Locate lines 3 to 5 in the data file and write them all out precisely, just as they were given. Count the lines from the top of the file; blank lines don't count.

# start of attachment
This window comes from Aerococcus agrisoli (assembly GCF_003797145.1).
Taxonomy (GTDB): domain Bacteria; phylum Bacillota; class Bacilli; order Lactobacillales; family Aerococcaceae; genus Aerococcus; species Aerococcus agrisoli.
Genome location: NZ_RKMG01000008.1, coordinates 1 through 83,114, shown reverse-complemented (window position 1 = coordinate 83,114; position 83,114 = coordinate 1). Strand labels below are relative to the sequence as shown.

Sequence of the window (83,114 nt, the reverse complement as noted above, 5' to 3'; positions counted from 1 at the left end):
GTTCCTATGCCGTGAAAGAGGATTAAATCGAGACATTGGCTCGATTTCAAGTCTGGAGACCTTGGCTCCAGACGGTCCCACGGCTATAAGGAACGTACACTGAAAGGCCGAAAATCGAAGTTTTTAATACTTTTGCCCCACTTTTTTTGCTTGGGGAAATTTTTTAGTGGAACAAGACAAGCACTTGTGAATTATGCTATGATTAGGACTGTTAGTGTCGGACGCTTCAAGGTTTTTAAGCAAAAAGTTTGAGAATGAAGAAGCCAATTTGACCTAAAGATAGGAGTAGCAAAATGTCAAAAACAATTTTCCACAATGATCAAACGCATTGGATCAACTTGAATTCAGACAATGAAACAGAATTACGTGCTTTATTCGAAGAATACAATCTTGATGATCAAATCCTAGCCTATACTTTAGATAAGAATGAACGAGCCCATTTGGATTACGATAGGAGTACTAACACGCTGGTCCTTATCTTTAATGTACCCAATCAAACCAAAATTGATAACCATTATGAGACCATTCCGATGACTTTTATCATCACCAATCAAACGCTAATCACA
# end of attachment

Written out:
Genome location: NZ_RKMG01000008.1, coordinates 1 through 83,114, shown reverse-complemented (window position 1 = coordinate 83,114; position 83,114 = coordinate 1). Strand labels below are relative to the sequence as shown.

Sequence of the window (83,114 nt, the reverse complement as noted above, 5' to 3'; positions counted from 1 at the left end):
GTTCCTATGCCGTGAAAGAGGATTAAATCGAGACATTGGCTCGATTTCAAGTCTGGAGACCTTGGCTCCAGACGGTCCCACGGCTATAAGGAACGTACACTGAAAGGCCGAAAATCGAAGTTTTTAATACTTTTGCCCCACTTTTTTTGCTTGGGGAAATTTTTTAGTGGAACAAGACAAGCACTTGTGAATTATGCTATGATTAGGACTGTTAGTGTCGGACGCTTCAAGGTTTTTAAGCAAAAAGTTTGAGAATGAAGAAGCCAATTTGACCTAAAGATAGGAGTAGCAAAATGTCAAAAACAATTTTCCACAATGATCAAACGCATTGGATCAACTTGAATTCAGACAATGAAACAGAATTACGTGCTTTATTCGAAGAATACAATCTTGATGATCAAATCCTAGCCTATACTTTAGATAAGAATGAACGAGCCCATTTGGATTACGATAGGAGTACTAACACGCTGGTCCTTATCTTTAATGTACCCAATCAAACCAAAATTGATAACCATTATGAGACCATTCCGATGACTTTTATCATCACCAATCAAACGCTAATCACA